I want to point everyone to some of the incredible writing that is available-in anthologies edited by people like Raquel Cepeda, Oliver Wang, and Rob Kenner, in books by Joan Morgan, Selwyn Seyfu Hinds, Bakari Kitwana, Raquel Rivera, Michael Eric Dyson, Mark Anthony Neal, S.H. Fernando, Adisa Banjoko, and Cheo Hodari Coker, and in fiction by Danyel Smith, Black Artemis, Erica Kennedy, and Adam Mansbach. There are classics of hip-hop writing by Tricia Rose, Brian Cross, Steven Hager, David Toop, Greg Tate, Billy Upski Wimsatt, James Spady, Jim Fricke and Charlie Ahearn. As I write this, I know of future classics still coming by people like Dave Tompkins, Brian Coleman, and many others. Nor am I trying to exclude the many other worthy and important writers out there-trust me, I've only scraped the surface of this expanding field of hip-hop generation (not just rap) books.
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15 of 16 people found the following review helpful By Maya Gurantz on February 24, 2006
Format: Paperback
Any weaknesses in Jeff Chang's groundbreaking _Can't Stop Won't Stop_ come from what is also the book's lifeblood: an ambition to create a coherent disquisition of the braided threads of art-making, culture-making, commerce, exploitation, appropriation, political oppression, and resultant activism that characterize what has, over twenty years, become "hip hop" (a term itself which, in the book, casts a wide net over a wildly conflicted and contradictory territory of music, culture, techniques, and theoretical structures.)

He's trying to do a hell of a lot. And the writing succeeds when he sticks to a specific story in a specific time: reggae in the 1970s; the birth of hip-hop in the Bronx; the rise and fall of the Source. His narratives are clear and exciting; just the very fact of this information being documented with such strength and legitimacy makes it exciting.

However, the text starts to slip and slide when Chang tries to tell too big of a story all at once. As the book proceeds, it is dragged down by the accumulation of narratives he keeps trying to follow, threads he tries to tie up with generalizations; summary statements that lose power with each iteration.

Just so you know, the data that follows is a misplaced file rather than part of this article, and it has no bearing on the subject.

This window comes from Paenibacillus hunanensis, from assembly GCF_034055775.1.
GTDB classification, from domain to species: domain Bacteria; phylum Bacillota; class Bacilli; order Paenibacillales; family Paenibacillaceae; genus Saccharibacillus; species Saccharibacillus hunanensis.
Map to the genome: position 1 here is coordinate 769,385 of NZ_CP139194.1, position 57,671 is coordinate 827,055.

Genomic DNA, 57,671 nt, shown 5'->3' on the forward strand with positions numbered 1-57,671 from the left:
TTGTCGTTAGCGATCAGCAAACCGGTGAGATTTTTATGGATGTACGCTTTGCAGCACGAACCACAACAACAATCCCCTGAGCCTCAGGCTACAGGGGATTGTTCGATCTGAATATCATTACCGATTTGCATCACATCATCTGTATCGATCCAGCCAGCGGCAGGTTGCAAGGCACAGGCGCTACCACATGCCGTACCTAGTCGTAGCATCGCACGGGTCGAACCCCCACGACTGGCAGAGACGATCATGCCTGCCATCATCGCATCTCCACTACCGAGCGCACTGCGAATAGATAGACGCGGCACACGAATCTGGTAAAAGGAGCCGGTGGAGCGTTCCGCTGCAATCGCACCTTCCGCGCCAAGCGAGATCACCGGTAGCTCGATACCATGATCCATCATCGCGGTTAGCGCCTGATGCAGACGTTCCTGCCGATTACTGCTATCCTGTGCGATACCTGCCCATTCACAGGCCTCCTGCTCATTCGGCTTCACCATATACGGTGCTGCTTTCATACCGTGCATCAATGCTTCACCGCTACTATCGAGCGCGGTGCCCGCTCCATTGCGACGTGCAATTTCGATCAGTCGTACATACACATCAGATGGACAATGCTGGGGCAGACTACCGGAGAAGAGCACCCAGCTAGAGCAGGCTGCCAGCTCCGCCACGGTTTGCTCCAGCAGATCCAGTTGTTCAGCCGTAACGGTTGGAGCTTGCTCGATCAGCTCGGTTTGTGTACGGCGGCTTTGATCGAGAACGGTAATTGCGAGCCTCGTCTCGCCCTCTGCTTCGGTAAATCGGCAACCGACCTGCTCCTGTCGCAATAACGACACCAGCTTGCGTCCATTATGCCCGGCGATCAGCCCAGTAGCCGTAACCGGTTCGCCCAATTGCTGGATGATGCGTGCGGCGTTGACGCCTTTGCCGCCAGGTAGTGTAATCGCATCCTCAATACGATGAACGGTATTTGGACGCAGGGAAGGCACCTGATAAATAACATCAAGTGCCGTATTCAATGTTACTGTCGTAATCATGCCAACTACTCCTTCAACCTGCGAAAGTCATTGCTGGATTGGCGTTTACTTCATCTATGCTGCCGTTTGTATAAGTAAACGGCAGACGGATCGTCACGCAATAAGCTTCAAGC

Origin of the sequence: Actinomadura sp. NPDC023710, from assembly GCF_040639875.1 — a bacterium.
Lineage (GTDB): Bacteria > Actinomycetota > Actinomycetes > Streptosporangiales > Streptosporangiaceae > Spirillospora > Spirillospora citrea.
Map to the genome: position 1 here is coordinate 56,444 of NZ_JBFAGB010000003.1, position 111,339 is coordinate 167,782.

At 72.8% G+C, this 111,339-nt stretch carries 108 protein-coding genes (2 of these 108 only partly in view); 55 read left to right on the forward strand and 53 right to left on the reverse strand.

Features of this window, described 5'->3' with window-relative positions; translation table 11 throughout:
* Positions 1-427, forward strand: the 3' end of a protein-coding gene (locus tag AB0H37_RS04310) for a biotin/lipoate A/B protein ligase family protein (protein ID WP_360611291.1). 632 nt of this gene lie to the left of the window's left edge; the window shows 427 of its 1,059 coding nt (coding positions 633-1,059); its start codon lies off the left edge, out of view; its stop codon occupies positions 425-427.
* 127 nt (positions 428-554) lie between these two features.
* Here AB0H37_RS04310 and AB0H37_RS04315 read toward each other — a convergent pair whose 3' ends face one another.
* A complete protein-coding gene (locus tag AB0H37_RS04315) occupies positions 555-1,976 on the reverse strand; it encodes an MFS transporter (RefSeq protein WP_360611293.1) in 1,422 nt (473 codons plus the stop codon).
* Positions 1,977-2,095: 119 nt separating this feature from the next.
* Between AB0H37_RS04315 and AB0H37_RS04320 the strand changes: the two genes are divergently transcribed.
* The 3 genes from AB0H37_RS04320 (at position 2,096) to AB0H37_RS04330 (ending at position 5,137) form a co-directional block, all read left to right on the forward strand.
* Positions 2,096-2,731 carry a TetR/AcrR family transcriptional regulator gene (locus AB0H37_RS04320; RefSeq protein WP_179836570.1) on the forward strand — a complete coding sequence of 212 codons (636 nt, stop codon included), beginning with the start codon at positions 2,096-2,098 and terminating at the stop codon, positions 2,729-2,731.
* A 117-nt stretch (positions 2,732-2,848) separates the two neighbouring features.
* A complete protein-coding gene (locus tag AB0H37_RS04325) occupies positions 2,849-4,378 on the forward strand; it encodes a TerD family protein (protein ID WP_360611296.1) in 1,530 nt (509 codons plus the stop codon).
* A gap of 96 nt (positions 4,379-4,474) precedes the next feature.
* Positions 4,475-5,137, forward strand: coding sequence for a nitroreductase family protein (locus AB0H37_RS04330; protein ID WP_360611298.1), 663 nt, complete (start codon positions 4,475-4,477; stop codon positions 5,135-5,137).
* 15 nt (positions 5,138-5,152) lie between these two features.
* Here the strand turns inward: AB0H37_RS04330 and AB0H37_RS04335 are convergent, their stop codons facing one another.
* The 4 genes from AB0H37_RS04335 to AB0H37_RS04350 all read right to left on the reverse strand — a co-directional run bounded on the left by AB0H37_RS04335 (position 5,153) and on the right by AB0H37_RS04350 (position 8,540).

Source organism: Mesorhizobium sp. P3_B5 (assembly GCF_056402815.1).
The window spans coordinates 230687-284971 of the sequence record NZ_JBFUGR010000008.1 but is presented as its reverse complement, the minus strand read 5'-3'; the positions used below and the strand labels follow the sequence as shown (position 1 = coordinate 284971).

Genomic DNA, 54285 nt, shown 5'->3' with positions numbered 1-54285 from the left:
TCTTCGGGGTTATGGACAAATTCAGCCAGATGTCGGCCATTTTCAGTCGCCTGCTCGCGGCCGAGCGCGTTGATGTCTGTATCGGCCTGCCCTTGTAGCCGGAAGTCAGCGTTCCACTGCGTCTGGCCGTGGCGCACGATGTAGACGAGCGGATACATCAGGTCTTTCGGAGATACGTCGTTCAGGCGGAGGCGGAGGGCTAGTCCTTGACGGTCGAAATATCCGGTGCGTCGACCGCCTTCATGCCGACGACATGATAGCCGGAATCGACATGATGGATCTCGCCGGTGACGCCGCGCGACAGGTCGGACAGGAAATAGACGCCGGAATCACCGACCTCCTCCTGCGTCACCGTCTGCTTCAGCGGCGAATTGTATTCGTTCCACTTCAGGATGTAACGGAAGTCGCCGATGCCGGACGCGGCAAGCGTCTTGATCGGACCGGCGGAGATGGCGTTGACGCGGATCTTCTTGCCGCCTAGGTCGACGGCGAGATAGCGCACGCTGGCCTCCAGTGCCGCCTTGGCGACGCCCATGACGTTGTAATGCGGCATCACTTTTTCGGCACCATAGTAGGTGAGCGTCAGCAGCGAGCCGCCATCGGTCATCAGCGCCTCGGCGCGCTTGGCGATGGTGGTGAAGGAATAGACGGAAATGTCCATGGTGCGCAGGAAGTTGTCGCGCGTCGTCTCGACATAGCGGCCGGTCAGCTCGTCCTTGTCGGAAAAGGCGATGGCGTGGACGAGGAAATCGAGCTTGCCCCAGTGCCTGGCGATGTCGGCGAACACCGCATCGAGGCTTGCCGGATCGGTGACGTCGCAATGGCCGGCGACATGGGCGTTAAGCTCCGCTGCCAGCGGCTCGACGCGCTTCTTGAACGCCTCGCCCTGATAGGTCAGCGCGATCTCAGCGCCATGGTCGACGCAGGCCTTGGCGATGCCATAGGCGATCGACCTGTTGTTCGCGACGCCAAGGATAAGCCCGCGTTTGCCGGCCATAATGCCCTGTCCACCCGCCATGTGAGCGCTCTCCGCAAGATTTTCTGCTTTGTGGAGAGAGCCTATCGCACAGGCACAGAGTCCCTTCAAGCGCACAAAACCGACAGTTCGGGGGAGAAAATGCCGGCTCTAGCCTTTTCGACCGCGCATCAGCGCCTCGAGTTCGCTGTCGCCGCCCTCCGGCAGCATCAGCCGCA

I feel like if the book had tried less to make all the points connect; presented a more consciously disconnected juxtaposition of these various stories--various chapters of the development of hip hop, even out of chronological order--if Chang had left it up to the reader to hear the echoes between his beautifully narrated case studies--it would have been a far stronger work.

That being said--no one, to my knowledge, has attempted a project about hip-hop on such a grand scale. It's always difficult to be the first--Chang sets up a theoretical framework in whose wake many great books will follow.

For a similarly exhilerating/groundbreaking work with similar problems, check out Judith Halberstam's terrific "Female Masculinity."
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22 of 28 people found the following review helpful By dobridale on April 11, 2005
Format: Hardcover
Jeff Chang has written a massive volume with lots of interesting information, much of it based on interviews with hip-hop's originators. The early part of the book, which focuses on Kool Herc, Afrika Bambaataa, and Grandmaster Flash, Melle Mel, and the Furious Five, provides a fascinating glimpse into how the music and hip-hop culture got started in New York. The book then moves to the west coast to chronicle the development of "gangsta rap." However, this is where the book narrows its focus and loses its perspective.

There is so much of an emphasis on the history of gang wars and the "right-wing" 1980s Reagonomics/social policy of the 1980s that it comes at the expense of properly placing the artists and their music in the context of broader musical, economic, and societal shifts. While the book claims to cover the period from the 1970s to 2001, it is strangely selective in the history of hip-hop's more recent years. While Public Enemy, NWA, Ice T, and Ice Cube rightly receive lots of attention, more recent artists such as Tupac and Biggie, no less newsworthy than their predecssors, seem to be mentioned only in passing. The accomplishments of Run-DMC and the Beastie Boys are glossed over. Naughty by Nature, Busta Rhymes, Eminem, and the FuGees are not mentioned at all; Suge Knight, Lauryn Hill, 2 Live Crew, the Wu-Tang Clan, A Tribe Called Quest, Puffy, Missy Elliot, Jill Scott, India.Arie and Meshell Ndegeocello are some of the artists/producers mentioned almost as an afterthought, many of them lumped together, towards the end. Many others are left out.

The overemphasis in the book on the difficulties of living in the 'hood and the LA riots ultimately does a disservice to all the artists and their accomplishments.